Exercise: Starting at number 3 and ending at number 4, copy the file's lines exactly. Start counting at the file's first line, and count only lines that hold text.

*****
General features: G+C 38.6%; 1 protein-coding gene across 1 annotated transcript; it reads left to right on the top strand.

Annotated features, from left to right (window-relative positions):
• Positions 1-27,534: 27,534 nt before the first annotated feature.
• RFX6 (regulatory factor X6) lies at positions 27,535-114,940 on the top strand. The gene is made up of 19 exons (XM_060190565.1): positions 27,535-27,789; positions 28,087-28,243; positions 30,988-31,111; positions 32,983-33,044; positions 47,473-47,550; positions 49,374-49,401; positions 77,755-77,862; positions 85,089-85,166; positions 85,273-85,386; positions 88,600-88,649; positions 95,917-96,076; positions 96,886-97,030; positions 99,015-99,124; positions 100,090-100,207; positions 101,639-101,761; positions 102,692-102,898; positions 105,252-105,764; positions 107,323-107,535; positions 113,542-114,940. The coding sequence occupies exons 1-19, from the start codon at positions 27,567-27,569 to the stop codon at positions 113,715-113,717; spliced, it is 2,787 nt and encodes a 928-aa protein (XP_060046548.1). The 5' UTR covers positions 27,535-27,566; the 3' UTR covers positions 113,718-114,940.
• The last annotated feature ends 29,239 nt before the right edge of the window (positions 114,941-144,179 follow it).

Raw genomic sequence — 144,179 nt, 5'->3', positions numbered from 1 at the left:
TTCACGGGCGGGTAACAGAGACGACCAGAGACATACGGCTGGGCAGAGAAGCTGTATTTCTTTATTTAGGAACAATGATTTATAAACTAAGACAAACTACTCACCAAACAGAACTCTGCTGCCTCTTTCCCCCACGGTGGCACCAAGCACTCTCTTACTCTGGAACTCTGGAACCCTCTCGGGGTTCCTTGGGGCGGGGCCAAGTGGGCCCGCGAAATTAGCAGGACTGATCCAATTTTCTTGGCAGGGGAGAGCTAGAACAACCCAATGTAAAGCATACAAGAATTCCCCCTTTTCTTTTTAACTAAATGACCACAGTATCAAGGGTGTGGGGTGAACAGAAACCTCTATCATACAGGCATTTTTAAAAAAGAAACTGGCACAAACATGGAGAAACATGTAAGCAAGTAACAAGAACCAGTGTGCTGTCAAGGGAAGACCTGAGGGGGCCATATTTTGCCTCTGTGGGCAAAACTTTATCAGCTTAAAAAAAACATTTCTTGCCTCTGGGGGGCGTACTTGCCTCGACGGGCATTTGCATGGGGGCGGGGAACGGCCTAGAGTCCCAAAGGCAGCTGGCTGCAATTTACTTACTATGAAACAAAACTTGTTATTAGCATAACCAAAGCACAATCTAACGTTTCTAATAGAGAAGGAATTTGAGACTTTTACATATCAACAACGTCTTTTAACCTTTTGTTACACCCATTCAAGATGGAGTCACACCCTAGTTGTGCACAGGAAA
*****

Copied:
• Positions 1-27,534: 27,534 nt before the first annotated feature.
• RFX6 (regulatory factor X6) lies at positions 27,535-114,940 on the top strand. The gene is made up of 19 exons (XM_060190565.1): positions 27,535-27,789; positions 28,087-28,243; positions 30,988-31,111; positions 32,983-33,044; positions 47,473-47,550; positions 49,374-49,401; positions 77,755-77,862; positions 85,089-85,166; positions 85,273-85,386; positions 88,600-88,649; positions 95,917-96,076; positions 96,886-97,030; positions 99,015-99,124; positions 100,090-100,207; positions 101,639-101,761; positions 102,692-102,898; positions 105,252-105,764; positions 107,323-107,535; positions 113,542-114,940. The coding sequence occupies exons 1-19, from the start codon at positions 27,567-27,569 to the stop codon at positions 113,715-113,717; spliced, it is 2,787 nt and encodes a 928-aa protein (XP_060046548.1). The 5' UTR covers positions 27,535-27,566; the 3' UTR covers positions 113,718-114,940.